LAKE OKEECHOBEE, Fla. — The Florida Fish & Wildlife Conservation Commission is tracking very low amounts of red tide off the Gulf Coast in 20 samples. Last year, it was hard to forget the smell and sight of dead fish pilling up along the beaches. The toxins made breathing difficult along our coast from the red tide.
While this is not unusual for October and these levels have no impacts on wildlife or human health, it is something Fox 4 will be watching closely, especially given the state of Lake Okeechobee and the threat of high volume releases.
"We know that those lake releases, if and when they start, have an exacerbating effect on red tide," said Matt DePaolis, director of the Sanibel-Captiva Conservation Foundation. "We're really nervous about what that could mean for the future."
With the lake currently at 16 and a quarter feet, decisions on releases might have to be made soon.
"It will get to point where it can't safely be stored," DePaolis said. "And rather than putting those communities south of the lake at risk, they will release that water."
When Lake O reaches greater than 16 feet and half, the integrity of the Herbert Hoover dike could be threatened —that's what worries DePaolis.
"And when we see those massive releases coming down the Caloosahatchee, entering the estuary, and we have an already active red tide, we can expect that red tide to get much worse," he said.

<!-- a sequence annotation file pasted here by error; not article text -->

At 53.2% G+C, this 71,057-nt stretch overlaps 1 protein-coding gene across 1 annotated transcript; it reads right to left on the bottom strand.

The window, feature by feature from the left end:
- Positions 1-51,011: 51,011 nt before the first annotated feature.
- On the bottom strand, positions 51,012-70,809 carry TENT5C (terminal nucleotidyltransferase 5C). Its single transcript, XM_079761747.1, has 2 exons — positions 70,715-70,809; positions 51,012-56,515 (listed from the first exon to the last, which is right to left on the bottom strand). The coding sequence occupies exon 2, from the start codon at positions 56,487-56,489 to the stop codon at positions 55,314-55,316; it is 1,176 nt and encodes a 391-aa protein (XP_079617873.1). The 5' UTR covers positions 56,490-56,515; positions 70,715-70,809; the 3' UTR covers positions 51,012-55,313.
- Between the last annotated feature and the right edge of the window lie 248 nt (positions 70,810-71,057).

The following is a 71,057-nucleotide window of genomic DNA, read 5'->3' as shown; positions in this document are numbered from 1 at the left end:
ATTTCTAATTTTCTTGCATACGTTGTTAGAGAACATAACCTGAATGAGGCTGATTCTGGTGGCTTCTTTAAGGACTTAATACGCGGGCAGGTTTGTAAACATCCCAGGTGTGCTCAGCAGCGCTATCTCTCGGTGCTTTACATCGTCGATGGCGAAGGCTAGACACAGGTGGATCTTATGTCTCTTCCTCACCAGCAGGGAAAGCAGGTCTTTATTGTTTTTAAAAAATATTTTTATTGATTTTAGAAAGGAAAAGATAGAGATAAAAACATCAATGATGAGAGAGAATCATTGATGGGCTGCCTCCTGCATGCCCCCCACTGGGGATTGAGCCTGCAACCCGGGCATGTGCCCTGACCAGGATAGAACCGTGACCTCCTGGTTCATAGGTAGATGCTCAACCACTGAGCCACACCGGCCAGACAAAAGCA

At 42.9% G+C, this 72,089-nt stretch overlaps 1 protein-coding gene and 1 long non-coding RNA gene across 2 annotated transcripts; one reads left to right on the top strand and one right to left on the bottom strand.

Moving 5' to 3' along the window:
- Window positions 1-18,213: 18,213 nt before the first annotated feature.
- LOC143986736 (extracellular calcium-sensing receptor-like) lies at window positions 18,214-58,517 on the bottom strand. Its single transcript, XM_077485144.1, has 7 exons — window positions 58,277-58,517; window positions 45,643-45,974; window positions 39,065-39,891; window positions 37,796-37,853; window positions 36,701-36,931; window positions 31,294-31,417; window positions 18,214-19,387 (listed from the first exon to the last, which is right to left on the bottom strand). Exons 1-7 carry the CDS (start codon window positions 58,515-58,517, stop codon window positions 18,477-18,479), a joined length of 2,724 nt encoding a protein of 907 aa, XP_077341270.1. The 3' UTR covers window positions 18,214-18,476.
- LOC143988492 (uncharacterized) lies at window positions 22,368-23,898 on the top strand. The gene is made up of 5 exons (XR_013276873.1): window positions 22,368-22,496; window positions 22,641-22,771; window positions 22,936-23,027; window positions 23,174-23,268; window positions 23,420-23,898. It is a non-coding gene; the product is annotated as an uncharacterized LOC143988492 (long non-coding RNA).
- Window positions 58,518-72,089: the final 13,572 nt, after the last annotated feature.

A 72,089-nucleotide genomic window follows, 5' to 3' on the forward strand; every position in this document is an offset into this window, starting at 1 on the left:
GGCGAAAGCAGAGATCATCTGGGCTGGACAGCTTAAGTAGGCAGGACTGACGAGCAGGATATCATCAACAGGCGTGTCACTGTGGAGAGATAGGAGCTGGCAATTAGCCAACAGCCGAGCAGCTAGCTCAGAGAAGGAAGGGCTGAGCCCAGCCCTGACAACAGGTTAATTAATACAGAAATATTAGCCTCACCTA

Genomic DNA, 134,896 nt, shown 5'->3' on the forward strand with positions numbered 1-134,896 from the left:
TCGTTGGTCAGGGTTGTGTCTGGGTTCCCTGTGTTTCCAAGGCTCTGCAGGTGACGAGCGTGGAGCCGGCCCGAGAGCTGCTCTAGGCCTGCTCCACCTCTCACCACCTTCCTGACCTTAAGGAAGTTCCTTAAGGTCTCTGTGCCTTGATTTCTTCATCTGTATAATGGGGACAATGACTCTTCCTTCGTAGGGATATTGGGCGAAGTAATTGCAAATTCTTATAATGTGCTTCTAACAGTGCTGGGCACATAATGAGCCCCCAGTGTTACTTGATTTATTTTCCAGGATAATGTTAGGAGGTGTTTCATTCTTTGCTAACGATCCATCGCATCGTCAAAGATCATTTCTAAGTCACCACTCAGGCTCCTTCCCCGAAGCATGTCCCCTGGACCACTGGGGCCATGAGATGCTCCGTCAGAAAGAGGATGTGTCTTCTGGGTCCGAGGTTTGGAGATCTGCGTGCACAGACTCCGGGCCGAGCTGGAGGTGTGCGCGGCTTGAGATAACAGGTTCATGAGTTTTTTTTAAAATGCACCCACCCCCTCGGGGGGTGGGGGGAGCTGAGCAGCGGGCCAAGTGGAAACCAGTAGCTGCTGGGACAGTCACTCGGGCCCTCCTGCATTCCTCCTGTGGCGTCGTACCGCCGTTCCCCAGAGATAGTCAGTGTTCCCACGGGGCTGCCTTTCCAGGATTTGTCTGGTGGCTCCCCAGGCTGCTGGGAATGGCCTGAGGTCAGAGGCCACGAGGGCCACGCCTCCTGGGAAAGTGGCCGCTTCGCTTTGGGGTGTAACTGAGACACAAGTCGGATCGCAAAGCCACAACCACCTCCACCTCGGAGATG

But just because we hit 16 and half feet, doesn't automatically mean releases as Col. James Booth told Fox 4 in August.
"If we see the lake crest at 16.5, I would likely say 'hey, I am are comfortable and we will just hold with beneficial releases and try to bring that down," he said.
The threat of continued high lake levels comes from the forecast of a coming El Niño, which historically brings a wetter winter in Florida, which was reflected in Thursday's NOAA winter outlook.
"There is not only be a lot of opportunities to draw down that lake without these massive releases," said Dr. Mike Parsons with FGCU's Water School.
But if the Army Corps does have to release the nutrient loading down the Caloosahatchee, it could make an active red tide even worse. That said,Parsons says it will be a challenge for the red tide to access those nutrients.
"Red tide can't handle that low salinity water, so there is a buffer between directly accessing those nutrients and having it mix enough with the gulf water so that the water is salty enough for red tide to grow," he said.
Still, Parsons agrees those releases are possible.
"With the El Niño, potential cold fronts, and the rainfall — that could cause some high discharges," he said. "We saw that in 2016 for example, and that caused such an outrage that captains for clean water formed."